allegations are spurious, talk about destroying an industry. He's not

:03:16.:03:21.

saying all of them but he is saying he wants to stamp out spurious legal

:03:22.:03:25.

claims against British troops who are serving their country. The broad

:03:26.:03:29.

principle - is that something you would support? The place to decide

:03:30.:03:33.

whether a claim is spurious or not is in the courts. But the industry,

:03:34.:03:39.

he is saying, itself, should be looked at very carefully. Not just

:03:40.:03:42.

individual firms are not just individual cases but he is calling

:03:43.:03:46.

it an industry. When your mind that is wrong? That is wrong. What do you

:03:47.:03:53.

think? I think places like human rights watch have done fantastic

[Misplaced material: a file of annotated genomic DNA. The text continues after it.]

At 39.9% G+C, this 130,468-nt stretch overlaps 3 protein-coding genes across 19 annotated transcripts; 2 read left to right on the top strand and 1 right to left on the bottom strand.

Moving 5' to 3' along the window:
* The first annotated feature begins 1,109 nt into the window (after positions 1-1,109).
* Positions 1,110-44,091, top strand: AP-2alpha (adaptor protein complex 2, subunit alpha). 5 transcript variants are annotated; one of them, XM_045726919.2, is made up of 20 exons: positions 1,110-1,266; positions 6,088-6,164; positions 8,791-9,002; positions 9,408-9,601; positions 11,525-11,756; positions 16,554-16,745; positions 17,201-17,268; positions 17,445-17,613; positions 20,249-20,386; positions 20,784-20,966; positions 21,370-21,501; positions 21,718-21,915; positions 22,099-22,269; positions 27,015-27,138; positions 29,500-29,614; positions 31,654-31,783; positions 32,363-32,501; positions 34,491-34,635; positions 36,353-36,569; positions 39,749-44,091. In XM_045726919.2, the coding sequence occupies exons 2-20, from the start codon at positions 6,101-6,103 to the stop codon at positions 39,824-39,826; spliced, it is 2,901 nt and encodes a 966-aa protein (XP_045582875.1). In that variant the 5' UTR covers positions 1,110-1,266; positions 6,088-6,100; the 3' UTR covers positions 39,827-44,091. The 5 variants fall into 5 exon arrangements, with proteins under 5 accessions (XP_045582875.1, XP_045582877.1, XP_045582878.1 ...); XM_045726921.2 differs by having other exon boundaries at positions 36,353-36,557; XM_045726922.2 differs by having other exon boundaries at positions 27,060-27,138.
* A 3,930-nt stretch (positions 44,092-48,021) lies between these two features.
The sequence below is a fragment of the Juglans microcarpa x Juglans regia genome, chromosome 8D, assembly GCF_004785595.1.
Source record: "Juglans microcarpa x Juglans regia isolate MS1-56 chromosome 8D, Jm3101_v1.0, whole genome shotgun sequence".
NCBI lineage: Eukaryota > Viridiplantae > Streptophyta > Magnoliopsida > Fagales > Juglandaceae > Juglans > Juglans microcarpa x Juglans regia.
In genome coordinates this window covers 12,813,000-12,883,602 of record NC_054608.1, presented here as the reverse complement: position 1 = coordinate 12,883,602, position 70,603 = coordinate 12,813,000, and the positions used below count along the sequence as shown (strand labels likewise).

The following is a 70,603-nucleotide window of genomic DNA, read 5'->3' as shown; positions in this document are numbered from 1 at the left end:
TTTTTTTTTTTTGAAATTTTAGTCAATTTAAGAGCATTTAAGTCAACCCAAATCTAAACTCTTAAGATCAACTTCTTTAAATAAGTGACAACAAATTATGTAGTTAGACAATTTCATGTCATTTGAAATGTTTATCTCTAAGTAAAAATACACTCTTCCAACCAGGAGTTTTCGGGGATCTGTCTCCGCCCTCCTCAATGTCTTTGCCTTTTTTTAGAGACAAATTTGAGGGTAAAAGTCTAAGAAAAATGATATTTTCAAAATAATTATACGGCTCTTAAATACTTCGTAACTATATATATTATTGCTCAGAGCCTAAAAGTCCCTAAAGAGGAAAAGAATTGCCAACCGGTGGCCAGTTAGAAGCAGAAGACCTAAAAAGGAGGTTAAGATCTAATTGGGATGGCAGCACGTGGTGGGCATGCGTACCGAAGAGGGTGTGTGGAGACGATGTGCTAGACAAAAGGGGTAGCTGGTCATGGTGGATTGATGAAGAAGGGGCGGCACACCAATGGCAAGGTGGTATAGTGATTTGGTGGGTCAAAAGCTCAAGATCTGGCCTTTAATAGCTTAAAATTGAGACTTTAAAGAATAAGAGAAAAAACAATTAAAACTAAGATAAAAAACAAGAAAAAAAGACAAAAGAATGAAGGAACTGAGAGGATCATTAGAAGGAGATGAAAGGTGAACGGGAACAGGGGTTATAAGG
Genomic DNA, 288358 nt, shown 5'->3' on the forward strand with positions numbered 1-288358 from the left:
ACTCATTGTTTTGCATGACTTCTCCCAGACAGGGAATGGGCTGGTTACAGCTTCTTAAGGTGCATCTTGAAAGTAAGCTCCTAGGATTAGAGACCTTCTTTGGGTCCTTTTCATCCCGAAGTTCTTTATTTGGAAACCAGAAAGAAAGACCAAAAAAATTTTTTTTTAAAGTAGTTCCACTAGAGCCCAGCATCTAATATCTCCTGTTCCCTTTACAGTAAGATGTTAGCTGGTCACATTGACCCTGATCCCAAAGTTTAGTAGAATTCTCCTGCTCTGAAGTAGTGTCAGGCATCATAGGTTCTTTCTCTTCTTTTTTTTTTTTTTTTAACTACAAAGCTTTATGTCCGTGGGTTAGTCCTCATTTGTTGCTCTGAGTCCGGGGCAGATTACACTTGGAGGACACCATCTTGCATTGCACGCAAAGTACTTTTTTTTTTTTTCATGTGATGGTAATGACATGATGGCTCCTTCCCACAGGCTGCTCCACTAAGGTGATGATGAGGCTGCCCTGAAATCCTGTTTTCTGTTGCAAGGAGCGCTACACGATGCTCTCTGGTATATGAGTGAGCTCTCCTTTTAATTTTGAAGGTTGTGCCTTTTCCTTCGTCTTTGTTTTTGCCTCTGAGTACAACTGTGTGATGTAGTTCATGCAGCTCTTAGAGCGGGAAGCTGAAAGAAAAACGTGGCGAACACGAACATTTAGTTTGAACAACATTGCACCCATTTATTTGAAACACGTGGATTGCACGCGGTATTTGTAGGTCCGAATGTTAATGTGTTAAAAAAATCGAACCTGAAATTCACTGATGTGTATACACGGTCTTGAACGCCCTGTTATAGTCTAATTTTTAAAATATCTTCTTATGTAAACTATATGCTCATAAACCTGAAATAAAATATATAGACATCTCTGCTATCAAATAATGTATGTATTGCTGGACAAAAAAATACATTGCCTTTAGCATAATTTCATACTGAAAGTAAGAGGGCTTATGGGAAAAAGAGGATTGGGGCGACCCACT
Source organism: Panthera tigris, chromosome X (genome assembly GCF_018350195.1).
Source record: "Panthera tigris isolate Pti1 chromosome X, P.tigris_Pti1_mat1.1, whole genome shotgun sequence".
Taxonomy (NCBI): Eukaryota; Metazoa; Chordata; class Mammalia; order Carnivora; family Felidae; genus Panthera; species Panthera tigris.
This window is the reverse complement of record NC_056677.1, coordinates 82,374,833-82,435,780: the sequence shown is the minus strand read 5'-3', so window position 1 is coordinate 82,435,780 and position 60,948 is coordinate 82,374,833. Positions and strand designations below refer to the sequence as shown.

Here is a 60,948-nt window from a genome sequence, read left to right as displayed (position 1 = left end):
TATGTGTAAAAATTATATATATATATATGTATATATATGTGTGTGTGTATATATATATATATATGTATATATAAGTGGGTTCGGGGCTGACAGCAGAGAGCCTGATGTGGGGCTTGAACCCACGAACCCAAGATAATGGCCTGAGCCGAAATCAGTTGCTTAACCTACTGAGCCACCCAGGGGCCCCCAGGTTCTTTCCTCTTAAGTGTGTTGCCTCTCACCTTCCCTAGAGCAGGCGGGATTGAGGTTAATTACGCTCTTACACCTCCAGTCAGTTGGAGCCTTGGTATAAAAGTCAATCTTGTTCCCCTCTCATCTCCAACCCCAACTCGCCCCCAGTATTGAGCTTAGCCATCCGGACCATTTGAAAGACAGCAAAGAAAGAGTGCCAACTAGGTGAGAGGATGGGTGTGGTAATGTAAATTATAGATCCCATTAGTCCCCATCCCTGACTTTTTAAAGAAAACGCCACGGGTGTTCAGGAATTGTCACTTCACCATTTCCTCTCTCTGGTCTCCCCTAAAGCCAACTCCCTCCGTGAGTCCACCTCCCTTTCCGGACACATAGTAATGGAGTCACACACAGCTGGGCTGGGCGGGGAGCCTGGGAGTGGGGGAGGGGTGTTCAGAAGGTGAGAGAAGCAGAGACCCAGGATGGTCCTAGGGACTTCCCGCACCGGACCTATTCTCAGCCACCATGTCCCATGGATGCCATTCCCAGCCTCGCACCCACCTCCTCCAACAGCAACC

:03:54.:03:57.

work, monitoring what is going on out in Iraq and other places. The

:03:58.:04:03.

British justice system, of course, whether it is the military or the

:04:04.:04:07.

civilian branch, should be totally accountable, but there is beginning

:04:08.:04:10.

to be a feeling that there are witchhunts going on, that lawyers

:04:11.:04:17.

are taking advantage of, and that this whole no-win, no fee mentality

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is about getting the this whole no-win, no fee mentality

:04:22.:04:25.

matter what, rather than the pursuit of the truth, which is what we like

:04:26.:04:29.

to think rule by law means. Do you want to respond to that? Rule by law

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must be pursued of the truth but it is important to say these